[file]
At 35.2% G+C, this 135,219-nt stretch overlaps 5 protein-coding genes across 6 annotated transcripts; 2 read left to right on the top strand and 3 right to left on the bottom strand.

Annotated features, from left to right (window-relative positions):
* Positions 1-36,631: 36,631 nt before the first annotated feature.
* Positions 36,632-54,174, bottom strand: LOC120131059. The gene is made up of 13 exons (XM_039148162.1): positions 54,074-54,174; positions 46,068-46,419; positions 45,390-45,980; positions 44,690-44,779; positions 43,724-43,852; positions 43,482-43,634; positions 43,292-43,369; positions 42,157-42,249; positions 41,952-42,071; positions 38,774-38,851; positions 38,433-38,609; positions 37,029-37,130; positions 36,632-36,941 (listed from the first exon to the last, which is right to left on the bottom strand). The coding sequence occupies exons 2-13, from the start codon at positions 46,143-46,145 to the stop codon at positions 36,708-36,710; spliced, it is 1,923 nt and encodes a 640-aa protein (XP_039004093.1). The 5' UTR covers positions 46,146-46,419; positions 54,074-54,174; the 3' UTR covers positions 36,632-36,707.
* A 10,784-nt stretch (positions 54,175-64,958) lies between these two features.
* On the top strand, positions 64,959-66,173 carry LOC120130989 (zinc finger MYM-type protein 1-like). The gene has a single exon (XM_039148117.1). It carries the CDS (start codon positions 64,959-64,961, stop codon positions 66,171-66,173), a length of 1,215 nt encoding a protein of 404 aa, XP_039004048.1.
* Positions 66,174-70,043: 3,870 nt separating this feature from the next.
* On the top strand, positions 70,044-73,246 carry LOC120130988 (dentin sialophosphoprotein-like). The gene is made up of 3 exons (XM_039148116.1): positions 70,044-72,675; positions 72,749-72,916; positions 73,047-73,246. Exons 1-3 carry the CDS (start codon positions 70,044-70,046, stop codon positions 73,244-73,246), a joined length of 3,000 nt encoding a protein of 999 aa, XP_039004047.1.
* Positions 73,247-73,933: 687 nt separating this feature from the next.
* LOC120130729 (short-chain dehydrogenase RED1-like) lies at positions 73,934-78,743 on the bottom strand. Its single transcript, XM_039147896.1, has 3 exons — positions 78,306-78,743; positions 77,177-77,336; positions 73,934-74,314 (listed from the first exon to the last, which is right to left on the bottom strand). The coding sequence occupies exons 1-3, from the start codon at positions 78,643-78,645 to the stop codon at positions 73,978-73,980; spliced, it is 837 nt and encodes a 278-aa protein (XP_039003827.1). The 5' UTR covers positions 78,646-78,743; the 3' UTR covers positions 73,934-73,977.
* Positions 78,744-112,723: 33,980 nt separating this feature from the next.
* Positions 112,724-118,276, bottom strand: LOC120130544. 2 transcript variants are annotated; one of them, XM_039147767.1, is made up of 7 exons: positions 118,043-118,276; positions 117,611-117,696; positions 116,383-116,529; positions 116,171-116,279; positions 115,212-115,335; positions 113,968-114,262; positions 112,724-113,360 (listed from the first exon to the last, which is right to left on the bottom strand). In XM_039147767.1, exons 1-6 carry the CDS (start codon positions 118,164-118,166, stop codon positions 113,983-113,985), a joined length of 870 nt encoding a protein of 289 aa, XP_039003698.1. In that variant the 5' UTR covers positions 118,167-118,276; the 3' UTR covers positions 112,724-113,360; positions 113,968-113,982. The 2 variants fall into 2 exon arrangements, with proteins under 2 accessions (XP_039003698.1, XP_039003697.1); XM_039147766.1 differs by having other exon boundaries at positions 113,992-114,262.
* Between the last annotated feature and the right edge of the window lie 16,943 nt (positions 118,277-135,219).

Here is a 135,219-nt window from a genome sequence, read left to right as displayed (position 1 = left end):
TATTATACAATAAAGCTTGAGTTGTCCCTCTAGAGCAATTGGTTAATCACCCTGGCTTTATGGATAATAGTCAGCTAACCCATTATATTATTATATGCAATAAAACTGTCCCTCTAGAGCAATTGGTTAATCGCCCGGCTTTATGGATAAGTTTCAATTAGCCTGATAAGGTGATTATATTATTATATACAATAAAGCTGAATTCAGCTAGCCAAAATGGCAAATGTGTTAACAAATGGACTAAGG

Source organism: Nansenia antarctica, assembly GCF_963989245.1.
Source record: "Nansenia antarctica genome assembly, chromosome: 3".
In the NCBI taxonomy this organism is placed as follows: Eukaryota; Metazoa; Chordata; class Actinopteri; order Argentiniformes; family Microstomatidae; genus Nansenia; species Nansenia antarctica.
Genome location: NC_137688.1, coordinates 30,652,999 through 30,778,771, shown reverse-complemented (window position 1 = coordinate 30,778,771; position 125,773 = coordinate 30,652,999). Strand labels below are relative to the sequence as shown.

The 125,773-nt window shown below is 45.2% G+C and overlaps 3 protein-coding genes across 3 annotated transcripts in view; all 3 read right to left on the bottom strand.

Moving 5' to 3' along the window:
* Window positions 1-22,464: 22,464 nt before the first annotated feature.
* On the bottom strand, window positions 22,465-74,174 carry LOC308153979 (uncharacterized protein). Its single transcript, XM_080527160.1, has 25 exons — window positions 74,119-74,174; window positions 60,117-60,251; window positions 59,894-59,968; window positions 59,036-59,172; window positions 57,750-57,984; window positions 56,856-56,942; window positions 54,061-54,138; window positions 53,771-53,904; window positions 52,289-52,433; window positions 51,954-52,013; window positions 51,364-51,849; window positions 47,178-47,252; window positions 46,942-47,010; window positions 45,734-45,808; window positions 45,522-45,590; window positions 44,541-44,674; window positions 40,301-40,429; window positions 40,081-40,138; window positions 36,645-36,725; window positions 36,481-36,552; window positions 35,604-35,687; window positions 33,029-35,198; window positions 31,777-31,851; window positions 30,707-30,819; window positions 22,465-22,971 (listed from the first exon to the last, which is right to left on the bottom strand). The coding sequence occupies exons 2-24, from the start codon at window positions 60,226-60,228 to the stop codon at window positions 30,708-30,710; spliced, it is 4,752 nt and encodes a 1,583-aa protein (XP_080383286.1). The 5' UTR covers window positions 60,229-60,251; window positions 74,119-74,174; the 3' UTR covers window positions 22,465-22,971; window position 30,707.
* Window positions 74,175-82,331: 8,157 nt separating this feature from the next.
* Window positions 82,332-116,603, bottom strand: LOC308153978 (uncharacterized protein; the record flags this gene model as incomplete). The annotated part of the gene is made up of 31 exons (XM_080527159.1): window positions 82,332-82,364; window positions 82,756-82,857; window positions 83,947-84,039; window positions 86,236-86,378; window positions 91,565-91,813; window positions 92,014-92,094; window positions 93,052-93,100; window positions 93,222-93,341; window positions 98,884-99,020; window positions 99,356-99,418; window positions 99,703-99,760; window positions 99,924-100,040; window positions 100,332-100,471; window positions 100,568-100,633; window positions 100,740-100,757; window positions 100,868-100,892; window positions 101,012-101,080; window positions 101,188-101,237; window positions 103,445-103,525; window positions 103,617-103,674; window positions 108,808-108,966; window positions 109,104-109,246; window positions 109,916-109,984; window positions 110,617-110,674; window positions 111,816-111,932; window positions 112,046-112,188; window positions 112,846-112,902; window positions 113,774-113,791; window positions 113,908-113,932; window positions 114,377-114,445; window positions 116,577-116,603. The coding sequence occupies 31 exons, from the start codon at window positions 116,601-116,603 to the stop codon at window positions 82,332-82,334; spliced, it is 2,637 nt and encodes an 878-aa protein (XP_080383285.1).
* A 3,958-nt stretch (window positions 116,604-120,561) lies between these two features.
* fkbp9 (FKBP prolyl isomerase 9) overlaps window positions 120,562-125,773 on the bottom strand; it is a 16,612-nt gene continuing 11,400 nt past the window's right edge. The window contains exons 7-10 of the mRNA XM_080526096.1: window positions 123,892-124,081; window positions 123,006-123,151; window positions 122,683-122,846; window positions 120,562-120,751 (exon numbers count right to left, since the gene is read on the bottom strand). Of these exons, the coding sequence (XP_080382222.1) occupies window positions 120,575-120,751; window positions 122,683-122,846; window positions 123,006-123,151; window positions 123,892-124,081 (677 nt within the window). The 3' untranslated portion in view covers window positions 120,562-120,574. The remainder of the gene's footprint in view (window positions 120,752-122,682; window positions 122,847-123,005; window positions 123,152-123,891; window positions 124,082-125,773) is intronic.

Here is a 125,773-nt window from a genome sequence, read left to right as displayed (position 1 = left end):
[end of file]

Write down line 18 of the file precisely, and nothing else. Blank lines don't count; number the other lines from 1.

In the NCBI taxonomy this organism is placed as follows: Eukaryota; Metazoa; Chordata; class Actinopteri; order Argentiniformes; family Microstomatidae; genus Nansenia; species Nansenia antarctica.